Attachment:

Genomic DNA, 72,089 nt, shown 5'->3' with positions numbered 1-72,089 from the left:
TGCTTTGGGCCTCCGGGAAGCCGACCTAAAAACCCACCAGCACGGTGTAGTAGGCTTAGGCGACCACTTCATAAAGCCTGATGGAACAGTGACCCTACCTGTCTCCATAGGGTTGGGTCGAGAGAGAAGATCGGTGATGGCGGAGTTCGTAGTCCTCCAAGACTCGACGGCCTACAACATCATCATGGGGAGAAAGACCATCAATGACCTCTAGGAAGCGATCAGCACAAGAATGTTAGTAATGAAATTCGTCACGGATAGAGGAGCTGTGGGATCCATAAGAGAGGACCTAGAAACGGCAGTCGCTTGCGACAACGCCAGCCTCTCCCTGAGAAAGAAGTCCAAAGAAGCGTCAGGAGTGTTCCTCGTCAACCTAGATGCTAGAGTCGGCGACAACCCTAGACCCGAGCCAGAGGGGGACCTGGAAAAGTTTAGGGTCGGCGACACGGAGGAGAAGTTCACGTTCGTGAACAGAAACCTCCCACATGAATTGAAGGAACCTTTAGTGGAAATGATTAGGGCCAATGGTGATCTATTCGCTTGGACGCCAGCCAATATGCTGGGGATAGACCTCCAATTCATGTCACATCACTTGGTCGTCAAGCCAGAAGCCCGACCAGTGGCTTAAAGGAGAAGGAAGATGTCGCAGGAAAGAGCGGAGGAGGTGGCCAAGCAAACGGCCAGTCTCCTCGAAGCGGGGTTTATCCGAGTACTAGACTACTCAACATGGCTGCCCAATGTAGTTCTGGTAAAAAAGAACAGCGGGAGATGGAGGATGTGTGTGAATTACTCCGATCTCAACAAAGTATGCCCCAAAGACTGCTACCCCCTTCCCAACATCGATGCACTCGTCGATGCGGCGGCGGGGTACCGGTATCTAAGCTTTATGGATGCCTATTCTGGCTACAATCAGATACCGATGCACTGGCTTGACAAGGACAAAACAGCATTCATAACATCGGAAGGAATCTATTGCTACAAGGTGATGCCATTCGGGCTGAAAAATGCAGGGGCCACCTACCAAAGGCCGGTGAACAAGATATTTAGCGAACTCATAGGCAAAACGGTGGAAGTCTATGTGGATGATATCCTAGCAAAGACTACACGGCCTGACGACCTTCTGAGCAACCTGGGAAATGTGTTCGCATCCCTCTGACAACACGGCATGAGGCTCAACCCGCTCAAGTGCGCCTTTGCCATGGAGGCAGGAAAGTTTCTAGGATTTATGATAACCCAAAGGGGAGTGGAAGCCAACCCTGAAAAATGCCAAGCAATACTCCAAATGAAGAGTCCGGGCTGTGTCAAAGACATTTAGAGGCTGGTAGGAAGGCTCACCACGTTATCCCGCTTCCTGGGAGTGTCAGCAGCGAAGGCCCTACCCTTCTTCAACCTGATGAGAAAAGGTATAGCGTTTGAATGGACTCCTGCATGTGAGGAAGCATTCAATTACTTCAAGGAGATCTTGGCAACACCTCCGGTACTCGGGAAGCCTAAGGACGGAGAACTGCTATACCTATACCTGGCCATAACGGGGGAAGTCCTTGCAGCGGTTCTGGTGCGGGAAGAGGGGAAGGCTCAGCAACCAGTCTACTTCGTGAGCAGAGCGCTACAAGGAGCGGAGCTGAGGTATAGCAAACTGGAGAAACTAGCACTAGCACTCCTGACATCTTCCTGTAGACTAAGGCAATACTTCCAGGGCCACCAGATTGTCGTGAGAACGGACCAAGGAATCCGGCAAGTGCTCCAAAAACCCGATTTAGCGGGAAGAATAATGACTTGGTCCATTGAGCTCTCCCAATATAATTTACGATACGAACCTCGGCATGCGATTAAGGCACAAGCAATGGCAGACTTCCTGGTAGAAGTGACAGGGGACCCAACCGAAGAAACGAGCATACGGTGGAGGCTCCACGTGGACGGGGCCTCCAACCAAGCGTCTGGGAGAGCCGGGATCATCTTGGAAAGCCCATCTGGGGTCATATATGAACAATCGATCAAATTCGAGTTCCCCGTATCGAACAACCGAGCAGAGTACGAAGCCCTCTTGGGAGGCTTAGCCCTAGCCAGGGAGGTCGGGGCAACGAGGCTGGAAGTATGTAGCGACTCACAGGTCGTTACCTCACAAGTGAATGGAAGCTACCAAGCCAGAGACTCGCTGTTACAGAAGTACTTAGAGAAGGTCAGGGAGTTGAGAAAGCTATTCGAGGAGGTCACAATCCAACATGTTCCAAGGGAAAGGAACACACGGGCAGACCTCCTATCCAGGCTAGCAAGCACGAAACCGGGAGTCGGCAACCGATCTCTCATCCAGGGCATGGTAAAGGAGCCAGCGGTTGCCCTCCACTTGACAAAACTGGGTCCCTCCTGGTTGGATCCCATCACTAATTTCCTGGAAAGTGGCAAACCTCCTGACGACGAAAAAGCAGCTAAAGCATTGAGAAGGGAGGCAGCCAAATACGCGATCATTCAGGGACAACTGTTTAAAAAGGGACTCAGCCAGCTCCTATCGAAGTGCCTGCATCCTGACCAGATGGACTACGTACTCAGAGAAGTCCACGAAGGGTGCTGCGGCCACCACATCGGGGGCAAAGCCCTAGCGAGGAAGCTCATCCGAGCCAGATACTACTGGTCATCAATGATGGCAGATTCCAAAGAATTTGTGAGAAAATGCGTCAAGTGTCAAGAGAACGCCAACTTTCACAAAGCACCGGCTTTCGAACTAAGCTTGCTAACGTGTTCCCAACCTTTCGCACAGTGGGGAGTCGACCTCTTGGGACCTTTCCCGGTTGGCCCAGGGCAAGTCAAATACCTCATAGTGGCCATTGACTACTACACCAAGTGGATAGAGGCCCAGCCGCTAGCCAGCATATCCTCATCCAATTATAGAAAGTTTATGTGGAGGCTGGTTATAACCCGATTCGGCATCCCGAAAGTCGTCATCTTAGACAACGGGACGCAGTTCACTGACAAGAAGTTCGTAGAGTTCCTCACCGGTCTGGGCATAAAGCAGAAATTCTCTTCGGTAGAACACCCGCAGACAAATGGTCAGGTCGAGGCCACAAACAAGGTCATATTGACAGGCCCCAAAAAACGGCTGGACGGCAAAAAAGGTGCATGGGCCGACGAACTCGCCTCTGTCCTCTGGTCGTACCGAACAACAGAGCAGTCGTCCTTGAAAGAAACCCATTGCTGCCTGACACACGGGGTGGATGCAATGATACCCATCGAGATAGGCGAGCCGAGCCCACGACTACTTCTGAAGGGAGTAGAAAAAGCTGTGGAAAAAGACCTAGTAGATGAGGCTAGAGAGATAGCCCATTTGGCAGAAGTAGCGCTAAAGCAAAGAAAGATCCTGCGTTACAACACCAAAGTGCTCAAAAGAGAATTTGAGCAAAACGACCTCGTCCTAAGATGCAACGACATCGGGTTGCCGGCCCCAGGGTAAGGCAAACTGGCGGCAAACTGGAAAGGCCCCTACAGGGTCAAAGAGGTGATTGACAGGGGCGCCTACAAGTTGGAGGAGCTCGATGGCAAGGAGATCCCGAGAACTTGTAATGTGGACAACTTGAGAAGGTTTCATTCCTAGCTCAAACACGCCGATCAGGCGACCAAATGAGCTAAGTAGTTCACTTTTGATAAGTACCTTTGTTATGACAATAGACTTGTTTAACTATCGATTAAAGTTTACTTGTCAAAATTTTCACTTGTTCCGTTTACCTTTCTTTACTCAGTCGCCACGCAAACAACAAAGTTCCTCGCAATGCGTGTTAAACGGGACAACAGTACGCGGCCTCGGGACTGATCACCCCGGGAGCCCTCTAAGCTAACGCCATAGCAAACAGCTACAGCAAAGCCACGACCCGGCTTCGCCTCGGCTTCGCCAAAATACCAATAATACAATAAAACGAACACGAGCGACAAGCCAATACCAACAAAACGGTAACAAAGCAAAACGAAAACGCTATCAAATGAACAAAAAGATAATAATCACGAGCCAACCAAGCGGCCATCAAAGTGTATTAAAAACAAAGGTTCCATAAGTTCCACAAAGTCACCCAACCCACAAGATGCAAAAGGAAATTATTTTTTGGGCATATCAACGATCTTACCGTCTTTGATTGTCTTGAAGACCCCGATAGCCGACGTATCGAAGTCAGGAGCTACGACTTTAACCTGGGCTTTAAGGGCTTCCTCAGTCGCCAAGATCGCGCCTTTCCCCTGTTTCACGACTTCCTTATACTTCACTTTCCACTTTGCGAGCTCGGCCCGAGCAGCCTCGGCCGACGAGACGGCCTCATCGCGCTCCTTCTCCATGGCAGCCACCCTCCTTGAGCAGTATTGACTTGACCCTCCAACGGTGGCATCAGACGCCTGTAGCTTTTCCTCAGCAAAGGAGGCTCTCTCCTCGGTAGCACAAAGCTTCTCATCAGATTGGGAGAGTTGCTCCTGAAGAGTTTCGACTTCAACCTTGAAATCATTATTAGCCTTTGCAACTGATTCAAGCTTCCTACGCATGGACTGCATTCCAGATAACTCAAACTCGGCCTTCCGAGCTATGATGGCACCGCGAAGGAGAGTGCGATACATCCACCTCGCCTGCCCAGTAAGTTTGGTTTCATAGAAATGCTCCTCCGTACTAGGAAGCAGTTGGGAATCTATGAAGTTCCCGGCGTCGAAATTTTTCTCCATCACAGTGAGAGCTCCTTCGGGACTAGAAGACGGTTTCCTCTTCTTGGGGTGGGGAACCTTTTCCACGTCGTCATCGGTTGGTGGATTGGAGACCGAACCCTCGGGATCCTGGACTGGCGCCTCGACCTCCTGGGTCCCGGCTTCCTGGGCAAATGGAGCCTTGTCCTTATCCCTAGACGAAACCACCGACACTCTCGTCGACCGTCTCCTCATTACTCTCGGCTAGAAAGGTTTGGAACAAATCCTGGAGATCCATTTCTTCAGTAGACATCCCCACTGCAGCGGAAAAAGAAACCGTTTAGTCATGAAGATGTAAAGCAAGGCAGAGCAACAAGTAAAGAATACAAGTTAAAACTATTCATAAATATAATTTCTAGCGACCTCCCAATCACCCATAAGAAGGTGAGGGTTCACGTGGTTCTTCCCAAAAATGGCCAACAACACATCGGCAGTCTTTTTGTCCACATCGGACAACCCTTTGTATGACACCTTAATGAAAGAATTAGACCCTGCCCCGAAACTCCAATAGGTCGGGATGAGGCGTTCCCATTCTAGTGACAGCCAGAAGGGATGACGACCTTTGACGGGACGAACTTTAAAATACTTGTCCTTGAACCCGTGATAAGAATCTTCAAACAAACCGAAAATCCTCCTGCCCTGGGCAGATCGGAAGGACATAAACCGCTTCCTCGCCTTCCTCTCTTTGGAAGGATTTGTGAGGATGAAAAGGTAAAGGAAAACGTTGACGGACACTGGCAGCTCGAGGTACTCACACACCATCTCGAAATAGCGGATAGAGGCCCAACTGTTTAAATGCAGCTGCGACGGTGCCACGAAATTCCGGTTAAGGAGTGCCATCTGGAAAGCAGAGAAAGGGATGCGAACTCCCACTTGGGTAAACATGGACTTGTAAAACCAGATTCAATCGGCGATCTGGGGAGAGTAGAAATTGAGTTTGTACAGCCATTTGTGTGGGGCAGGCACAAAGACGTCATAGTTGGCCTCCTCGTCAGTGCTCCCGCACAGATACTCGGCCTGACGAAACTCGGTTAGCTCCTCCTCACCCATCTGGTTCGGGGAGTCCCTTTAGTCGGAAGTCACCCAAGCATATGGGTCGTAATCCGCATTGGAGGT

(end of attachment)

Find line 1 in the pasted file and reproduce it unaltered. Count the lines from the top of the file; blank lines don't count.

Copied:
Genomic DNA, 72,089 nt, shown 5'->3' with positions numbered 1-72,089 from the left: